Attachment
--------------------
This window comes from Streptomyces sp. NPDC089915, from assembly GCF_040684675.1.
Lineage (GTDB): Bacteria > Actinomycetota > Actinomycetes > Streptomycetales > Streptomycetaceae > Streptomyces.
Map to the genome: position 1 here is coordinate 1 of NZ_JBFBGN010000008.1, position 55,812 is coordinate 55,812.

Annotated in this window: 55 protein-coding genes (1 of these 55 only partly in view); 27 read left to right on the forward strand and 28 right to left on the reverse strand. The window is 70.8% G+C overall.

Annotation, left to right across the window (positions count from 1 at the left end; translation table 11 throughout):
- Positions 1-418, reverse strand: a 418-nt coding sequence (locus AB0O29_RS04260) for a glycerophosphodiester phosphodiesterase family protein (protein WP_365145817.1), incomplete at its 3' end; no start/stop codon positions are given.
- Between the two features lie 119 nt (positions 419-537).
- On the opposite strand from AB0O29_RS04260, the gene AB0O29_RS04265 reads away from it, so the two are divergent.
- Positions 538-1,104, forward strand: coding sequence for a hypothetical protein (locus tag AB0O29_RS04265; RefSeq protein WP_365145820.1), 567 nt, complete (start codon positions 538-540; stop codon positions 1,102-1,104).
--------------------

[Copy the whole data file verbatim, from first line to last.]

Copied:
This window comes from Streptomyces sp. NPDC089915, from assembly GCF_040684675.1.
Lineage (GTDB): Bacteria > Actinomycetota > Actinomycetes > Streptomycetales > Streptomycetaceae > Streptomyces.
Map to the genome: position 1 here is coordinate 1 of NZ_JBFBGN010000008.1, position 55,812 is coordinate 55,812.

Annotated in this window: 55 protein-coding genes (1 of these 55 only partly in view); 27 read left to right on the forward strand and 28 right to left on the reverse strand. The window is 70.8% G+C overall.

Annotation, left to right across the window (positions count from 1 at the left end; translation table 11 throughout):
- Positions 1-418, reverse strand: a 418-nt coding sequence (locus AB0O29_RS04260) for a glycerophosphodiester phosphodiesterase family protein (protein WP_365145817.1), incomplete at its 3' end; no start/stop codon positions are given.
- Between the two features lie 119 nt (positions 419-537).
- On the opposite strand from AB0O29_RS04260, the gene AB0O29_RS04265 reads away from it, so the two are divergent.
- Positions 538-1,104, forward strand: coding sequence for a hypothetical protein (locus tag AB0O29_RS04265; RefSeq protein WP_365145820.1), 567 nt, complete (start codon positions 538-540; stop codon positions 1,102-1,104).